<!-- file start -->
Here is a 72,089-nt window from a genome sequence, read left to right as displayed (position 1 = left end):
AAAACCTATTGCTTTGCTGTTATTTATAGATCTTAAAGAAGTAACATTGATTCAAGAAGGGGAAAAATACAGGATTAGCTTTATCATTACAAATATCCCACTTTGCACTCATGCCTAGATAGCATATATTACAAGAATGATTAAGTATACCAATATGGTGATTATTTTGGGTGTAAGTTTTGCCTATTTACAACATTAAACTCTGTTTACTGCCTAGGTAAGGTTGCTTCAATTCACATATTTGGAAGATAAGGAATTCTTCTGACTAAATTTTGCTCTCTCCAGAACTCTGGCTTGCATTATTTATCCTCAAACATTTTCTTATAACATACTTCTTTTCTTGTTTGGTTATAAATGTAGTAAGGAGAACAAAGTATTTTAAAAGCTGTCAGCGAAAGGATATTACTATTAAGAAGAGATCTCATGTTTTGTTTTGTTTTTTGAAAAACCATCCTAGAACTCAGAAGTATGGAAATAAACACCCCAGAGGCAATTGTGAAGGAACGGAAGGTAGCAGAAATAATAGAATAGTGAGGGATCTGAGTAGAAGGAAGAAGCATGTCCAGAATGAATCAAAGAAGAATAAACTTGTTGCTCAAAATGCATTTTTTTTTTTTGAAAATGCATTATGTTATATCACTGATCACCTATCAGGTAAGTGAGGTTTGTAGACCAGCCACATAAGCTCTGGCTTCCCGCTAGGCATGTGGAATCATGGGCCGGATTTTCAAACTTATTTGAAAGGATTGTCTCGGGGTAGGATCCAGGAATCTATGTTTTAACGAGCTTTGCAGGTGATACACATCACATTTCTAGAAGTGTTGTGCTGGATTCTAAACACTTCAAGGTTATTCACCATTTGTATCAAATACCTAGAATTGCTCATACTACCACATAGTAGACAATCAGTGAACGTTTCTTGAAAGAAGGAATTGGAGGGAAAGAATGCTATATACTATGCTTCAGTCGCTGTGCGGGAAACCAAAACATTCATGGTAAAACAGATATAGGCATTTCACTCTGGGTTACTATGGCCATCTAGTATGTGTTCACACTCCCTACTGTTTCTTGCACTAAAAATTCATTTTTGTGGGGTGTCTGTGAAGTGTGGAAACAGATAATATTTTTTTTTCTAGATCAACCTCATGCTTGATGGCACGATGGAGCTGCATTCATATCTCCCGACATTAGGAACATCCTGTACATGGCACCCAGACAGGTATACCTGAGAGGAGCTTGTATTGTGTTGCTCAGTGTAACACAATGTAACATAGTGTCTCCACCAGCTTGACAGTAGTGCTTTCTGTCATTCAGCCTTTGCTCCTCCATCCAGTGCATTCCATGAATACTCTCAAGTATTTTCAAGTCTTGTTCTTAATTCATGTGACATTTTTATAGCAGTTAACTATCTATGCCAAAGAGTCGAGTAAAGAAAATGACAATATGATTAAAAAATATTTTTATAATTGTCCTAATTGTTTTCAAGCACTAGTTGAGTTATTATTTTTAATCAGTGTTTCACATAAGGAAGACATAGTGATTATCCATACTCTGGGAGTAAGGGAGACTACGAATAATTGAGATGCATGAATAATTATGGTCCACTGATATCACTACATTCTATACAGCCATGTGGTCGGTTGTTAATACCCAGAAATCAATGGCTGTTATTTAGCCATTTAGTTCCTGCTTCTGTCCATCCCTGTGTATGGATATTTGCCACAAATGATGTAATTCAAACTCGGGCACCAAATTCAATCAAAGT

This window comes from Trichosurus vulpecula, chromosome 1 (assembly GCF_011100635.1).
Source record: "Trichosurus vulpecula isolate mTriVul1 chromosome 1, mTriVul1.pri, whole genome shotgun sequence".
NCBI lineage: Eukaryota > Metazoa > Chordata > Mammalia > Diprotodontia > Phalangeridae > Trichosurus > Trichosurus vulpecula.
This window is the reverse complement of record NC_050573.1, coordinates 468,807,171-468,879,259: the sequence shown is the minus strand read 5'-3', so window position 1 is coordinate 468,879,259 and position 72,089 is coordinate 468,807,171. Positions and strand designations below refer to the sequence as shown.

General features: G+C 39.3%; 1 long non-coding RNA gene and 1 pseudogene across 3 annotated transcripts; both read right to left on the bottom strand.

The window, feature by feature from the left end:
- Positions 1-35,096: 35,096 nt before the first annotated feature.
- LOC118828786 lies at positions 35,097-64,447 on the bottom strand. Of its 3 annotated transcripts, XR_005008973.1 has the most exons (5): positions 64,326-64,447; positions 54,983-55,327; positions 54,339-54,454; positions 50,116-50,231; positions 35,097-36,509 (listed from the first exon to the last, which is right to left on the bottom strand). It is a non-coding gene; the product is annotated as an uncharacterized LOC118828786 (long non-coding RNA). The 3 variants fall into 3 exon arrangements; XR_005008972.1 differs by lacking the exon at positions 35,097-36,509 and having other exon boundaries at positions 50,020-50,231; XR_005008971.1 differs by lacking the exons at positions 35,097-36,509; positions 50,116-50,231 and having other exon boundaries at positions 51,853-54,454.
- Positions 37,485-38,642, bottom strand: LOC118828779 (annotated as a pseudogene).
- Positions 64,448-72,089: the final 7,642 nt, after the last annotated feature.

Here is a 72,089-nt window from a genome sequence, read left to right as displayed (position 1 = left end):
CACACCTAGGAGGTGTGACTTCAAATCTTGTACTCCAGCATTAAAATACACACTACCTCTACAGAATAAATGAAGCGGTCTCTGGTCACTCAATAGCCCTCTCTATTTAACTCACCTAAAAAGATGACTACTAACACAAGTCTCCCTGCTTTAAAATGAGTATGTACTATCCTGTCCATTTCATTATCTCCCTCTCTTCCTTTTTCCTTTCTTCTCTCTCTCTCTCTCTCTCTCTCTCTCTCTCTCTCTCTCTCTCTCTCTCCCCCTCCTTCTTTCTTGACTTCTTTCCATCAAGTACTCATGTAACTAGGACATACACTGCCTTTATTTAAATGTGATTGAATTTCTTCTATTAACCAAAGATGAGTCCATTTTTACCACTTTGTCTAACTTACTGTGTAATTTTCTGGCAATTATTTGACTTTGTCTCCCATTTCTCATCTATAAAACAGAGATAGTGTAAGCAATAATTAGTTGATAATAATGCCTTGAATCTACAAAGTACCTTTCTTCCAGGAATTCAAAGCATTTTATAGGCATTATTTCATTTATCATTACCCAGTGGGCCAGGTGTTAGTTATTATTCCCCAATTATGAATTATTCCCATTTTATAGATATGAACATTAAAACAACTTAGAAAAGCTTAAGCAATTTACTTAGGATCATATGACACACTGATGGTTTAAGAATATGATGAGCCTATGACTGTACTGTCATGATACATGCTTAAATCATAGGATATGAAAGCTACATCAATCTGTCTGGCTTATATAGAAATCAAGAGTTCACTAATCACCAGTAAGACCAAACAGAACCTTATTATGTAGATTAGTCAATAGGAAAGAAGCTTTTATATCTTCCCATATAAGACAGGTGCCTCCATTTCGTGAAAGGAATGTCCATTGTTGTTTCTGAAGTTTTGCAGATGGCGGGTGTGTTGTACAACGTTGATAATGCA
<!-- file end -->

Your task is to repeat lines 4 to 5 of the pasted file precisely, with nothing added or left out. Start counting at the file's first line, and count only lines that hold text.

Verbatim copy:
Source record: "Trichosurus vulpecula isolate mTriVul1 chromosome 1, mTriVul1.pri, whole genome shotgun sequence".
NCBI lineage: Eukaryota > Metazoa > Chordata > Mammalia > Diprotodontia > Phalangeridae > Trichosurus > Trichosurus vulpecula.